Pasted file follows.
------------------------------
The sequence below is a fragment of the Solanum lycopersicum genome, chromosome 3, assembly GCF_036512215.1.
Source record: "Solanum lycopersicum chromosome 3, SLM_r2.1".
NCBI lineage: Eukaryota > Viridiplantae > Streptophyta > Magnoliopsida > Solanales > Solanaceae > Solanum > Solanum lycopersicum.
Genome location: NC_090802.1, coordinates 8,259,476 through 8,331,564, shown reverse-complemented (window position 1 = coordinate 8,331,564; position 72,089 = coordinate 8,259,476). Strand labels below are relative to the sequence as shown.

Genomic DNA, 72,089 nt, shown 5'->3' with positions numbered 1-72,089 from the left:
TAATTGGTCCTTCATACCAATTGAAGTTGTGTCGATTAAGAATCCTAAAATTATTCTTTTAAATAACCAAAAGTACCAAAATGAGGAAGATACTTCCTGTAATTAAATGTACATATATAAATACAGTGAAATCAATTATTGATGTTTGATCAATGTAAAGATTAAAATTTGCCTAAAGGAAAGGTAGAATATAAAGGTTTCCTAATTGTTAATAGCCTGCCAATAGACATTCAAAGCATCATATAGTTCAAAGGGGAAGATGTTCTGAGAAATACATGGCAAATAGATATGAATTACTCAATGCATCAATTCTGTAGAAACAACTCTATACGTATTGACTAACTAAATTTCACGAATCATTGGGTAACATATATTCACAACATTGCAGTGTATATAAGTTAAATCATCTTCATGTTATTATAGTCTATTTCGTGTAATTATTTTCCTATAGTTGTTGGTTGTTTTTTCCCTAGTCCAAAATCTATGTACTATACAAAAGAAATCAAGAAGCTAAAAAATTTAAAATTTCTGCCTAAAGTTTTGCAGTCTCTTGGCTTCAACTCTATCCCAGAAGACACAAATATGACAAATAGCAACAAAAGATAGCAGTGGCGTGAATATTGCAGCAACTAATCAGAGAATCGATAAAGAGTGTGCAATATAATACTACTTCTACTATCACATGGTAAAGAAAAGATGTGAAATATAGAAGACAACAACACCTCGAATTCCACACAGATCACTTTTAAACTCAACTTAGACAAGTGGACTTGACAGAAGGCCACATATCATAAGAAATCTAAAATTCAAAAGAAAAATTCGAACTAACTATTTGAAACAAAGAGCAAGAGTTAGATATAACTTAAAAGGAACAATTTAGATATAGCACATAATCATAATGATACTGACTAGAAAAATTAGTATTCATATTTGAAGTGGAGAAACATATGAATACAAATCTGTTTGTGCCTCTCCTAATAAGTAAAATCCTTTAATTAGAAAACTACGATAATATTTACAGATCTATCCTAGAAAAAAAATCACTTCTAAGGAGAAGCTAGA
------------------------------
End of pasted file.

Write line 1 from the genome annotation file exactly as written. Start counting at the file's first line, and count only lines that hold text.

The sequence below is a fragment of the Solanum lycopersicum genome, chromosome 3, assembly GCF_036512215.1.